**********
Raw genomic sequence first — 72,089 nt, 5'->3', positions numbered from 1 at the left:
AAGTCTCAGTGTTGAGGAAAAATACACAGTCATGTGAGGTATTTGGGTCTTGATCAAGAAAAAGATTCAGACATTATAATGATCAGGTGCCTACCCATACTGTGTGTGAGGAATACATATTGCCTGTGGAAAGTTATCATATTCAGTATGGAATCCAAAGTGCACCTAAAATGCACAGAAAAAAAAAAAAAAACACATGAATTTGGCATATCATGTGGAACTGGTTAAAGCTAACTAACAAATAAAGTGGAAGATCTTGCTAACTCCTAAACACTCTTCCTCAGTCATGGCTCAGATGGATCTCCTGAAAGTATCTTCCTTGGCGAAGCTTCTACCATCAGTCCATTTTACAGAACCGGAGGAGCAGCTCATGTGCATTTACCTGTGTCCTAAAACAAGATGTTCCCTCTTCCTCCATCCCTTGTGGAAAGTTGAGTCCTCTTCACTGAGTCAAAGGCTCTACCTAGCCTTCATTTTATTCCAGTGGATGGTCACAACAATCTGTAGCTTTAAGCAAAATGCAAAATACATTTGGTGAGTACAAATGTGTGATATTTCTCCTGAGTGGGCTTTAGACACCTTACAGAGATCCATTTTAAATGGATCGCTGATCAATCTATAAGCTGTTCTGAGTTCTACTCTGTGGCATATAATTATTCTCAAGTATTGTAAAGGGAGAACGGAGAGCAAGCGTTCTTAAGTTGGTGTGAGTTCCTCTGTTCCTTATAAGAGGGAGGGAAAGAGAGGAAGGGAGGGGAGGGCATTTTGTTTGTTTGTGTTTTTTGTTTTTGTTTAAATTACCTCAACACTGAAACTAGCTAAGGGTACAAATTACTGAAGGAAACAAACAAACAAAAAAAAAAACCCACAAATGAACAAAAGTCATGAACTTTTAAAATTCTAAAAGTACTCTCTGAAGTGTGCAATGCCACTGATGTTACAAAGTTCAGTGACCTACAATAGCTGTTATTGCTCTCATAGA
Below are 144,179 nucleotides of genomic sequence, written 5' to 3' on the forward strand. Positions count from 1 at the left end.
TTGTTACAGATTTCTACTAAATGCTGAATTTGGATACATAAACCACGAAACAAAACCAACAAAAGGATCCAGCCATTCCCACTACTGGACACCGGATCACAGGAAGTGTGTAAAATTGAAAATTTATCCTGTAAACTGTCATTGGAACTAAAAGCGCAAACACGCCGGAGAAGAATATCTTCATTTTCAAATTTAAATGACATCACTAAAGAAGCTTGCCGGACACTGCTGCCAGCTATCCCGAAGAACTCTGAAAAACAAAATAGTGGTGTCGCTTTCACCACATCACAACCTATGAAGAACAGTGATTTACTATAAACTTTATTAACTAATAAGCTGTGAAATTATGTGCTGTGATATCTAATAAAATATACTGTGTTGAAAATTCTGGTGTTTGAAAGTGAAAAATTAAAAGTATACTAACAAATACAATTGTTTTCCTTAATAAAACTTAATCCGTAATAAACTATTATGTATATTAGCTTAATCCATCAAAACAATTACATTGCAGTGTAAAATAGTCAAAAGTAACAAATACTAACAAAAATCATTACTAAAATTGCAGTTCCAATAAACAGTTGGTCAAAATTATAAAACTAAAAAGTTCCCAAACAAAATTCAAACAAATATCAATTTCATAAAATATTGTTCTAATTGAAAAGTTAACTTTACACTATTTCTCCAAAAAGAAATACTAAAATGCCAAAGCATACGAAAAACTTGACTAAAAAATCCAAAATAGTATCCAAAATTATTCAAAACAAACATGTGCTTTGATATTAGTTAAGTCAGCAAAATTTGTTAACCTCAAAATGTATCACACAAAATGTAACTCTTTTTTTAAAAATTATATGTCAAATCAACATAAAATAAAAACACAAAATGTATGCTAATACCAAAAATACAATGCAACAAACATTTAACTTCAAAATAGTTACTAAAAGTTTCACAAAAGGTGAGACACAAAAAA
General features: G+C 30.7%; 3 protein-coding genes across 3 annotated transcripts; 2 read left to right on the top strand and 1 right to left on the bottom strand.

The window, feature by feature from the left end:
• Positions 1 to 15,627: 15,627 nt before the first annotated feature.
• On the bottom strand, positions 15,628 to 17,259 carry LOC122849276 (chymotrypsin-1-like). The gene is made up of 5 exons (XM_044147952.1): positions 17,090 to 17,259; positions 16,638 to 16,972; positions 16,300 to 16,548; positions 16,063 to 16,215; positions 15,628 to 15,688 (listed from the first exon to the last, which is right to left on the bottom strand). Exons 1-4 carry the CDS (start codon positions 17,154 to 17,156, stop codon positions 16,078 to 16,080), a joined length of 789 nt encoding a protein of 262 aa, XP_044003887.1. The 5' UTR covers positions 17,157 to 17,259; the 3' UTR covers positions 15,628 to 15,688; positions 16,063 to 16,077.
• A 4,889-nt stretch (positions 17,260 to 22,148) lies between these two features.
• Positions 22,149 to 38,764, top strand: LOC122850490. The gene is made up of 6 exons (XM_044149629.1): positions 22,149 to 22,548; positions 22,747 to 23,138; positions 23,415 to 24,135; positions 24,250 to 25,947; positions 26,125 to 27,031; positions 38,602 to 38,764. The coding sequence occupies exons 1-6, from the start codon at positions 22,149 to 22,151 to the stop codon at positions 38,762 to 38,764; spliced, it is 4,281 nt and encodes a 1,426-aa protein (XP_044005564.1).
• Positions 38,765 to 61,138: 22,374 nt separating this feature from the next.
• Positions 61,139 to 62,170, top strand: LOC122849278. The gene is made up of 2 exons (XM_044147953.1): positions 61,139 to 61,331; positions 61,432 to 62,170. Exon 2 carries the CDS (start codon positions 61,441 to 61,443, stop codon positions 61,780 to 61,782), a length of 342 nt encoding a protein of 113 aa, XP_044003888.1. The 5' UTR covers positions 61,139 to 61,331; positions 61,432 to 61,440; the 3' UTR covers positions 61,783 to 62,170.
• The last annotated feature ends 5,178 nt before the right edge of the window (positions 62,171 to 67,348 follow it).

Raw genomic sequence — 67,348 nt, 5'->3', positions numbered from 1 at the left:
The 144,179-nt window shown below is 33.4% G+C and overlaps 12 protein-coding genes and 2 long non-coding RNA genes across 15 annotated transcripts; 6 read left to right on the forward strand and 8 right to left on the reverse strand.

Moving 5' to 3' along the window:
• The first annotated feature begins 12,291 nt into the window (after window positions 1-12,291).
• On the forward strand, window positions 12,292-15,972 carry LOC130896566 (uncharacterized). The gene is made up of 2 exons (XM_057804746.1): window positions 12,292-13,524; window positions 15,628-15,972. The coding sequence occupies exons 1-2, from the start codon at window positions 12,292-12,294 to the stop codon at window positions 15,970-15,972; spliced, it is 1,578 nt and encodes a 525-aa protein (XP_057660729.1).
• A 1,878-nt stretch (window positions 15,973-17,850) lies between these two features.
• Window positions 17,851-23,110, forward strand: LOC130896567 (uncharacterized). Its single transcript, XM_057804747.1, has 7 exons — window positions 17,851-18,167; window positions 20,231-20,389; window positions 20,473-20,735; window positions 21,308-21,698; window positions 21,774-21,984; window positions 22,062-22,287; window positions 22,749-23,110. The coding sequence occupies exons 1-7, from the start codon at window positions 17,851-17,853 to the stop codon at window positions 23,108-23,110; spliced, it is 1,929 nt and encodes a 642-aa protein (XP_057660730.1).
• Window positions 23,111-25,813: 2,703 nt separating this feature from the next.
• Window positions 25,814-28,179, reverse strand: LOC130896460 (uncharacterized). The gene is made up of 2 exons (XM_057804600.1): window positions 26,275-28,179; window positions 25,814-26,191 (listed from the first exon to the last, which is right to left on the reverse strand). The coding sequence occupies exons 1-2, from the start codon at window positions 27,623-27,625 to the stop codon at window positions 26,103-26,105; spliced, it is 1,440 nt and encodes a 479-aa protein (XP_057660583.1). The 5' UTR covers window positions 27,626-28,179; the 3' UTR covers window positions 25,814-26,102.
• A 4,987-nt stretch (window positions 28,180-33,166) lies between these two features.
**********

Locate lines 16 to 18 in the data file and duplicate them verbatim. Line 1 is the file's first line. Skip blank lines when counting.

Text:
Moving 5' to 3' along the window:
• The first annotated feature begins 12,291 nt into the window (after window positions 1-12,291).
• On the forward strand, window positions 12,292-15,972 carry LOC130896566 (uncharacterized). The gene is made up of 2 exons (XM_057804746.1): window positions 12,292-13,524; window positions 15,628-15,972. The coding sequence occupies exons 1-2, from the start codon at window positions 12,292-12,294 to the stop codon at window positions 15,970-15,972; spliced, it is 1,578 nt and encodes a 525-aa protein (XP_057660729.1).